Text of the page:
Nestle's New Deal More Proof of Profits Trumping Public Health

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Common Dreams

Nestle's New Deal More Proof of Profits Trumping Public Health

Company purchased Pfizer's infant formula business, creates privatization pathway in emerging Asian markets

by
Common Dreams staff

A deal that saw pharmaceutical giant Pfizer sell its infant formula business to Nestlé in a $11.85 billion billion deal this week is another attempt by Nestle to put profit over public health, said a watchgroup group on Monday.

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Wenonah Hauter, Executive Director of Food & Water Watch, stated that Nestle's "renewed focus on growing the market for its infant formula products is troubling given the corporation’s track record of using dubious practices to market infant formula in developing countries, where it is often prepared in unhygienic conditions with unsafe water. It appears this investment will pave the way for more dubious marketing practices, which as recently as last year have been criticized by public health groups in Laos."

Hauter notes that the move also conveniently allows the company to make a profit on its bottled water sector at the same time.

“Nestlé has another product it’s pushing on consumers in developing countries: bottled water. As Nestlé’s bottled water business stagnates in industrialized countries, it’s turning to the emerging markets to sustain it. Both bottled water and infant formula are two products that the company has defined as ‘Popularly Positioned Products’* that target ‘less affluent consumers in emerging markets’. Surely, it is no coincidence that many mothers will prepare the formula with bottled water—which will no doubt benefit Nestlé’s emerging market strategy."

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Irish Times: Pfizer sells infant formula concern to Nestlé for $11.8bn

Pfizer, the US pharmaceutical giant which employs about 4,000 people in Ireland, has sold its infant formula business to Nestlé in a deal worth $11.85 billion (€9 billion). [...]

Nestlé, the world’s largest food company, staved off competition from Danone to purchase Pfizer Nutritionals at a price at the upper end of expectations. [...]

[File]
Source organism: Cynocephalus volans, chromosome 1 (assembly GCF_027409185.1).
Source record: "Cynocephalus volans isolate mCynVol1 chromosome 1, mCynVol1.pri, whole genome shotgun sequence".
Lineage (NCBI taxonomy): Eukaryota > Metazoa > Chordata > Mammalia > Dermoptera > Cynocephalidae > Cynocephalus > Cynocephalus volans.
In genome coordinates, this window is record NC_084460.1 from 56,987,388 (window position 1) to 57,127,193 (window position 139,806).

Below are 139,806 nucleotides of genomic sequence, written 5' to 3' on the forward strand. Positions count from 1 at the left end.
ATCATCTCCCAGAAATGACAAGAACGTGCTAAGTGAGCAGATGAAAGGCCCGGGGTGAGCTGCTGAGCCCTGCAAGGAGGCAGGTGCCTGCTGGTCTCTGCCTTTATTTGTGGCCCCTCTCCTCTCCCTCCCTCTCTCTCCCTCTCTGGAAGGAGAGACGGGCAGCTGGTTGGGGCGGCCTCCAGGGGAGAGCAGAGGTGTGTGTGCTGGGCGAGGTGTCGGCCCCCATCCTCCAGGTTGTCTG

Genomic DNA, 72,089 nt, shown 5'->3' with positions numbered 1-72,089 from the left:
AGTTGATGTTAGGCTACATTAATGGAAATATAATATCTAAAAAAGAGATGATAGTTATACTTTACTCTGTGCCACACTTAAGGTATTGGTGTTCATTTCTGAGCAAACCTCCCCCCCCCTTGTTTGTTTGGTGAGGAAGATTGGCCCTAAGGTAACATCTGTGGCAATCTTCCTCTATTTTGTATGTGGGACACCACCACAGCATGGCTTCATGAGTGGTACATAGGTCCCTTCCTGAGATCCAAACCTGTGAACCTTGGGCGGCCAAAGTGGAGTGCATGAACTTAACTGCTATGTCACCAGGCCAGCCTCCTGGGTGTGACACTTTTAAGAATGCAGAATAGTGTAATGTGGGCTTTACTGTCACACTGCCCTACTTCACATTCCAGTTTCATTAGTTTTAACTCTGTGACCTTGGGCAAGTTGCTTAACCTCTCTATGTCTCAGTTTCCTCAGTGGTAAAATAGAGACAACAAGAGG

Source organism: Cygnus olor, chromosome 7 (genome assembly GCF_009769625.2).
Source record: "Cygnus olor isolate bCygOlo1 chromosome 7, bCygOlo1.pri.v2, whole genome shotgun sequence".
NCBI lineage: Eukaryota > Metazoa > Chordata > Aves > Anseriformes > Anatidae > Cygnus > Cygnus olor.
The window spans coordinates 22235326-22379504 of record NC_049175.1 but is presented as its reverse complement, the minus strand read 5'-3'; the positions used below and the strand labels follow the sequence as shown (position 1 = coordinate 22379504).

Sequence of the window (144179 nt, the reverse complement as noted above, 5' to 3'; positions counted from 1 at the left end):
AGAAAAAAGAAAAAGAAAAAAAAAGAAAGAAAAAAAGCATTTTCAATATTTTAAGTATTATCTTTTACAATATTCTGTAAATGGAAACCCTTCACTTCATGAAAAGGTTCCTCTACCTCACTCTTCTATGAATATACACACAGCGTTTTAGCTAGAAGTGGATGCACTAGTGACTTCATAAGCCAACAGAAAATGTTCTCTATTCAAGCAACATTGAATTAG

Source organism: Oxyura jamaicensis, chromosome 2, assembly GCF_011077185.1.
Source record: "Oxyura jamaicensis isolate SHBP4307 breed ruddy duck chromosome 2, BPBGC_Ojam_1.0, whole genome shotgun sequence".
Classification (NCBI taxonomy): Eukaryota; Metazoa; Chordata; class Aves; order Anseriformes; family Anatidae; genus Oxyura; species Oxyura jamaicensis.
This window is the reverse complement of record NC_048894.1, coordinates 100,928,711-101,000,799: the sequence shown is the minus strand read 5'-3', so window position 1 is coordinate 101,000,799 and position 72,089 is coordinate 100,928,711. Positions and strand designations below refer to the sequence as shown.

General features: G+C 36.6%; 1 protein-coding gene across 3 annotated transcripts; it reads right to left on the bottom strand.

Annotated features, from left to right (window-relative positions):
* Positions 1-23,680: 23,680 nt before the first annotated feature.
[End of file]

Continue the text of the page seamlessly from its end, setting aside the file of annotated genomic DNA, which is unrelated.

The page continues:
While Nestlé is the world’s biggest infant formula producer, it has been losing market share in the lucrative Chinese market. About 85 per cent of Pfizer’s infant formula sales come from emerging markets such as Asia, Africa and the Middle East.

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Food & Water Watch: Nestlé’s Purchase of Pfizer’s Infant Formula Unit Reinforces Its Emerging Markets Strategy to the Detriment of Public Health

WASHINGTON - April 23 - “Today Nestlé announced it has purchased Pfizer’s infant nutrition unit to expand into fast-growing emerging markets, particularly in Asia. This renewed focus on growing the market for its infant formula products is troubling given the corporation’s track record of using dubious practices to market infant formula in developing countries, where it is often prepared in unhygienic conditions with unsafe water. It appears this investment will pave the way for more dubious marketing practices, which as recently as last year have been criticized by public health groups in Laos.

“Nestlé has another product it’s pushing on consumers in developing countries: bottled water. As Nestlé’s bottled water business stagnates in industrialized countries, it’s turning to the emerging markets to sustain it. Both bottled water and infant formula are two products that the company has defined as ‘Popularly Positioned Products’* that target ‘less affluent consumers in emerging markets’. Surely, it is no coincidence that many mothers will prepare the formula with bottled water—which will no doubt benefit Nestlé’s emerging market strategy.

“Selling bottled water to poor people, and pushing infant formula on poor but otherwise healthy mothers who may not have access to safe drinking water is doing what Nestlé does best: undermining public health in the name of profit.”

* This report was obtained at the link http://www.research.nestle.com/asset-libraries/Documents/Popularly Positioned Products.pdf on April 9, 2012. It has since been removed from its public site and is now only accessible there via log-in.

Additional resources: “Why Are Hospitals Involved in Marketing Infant Formula?

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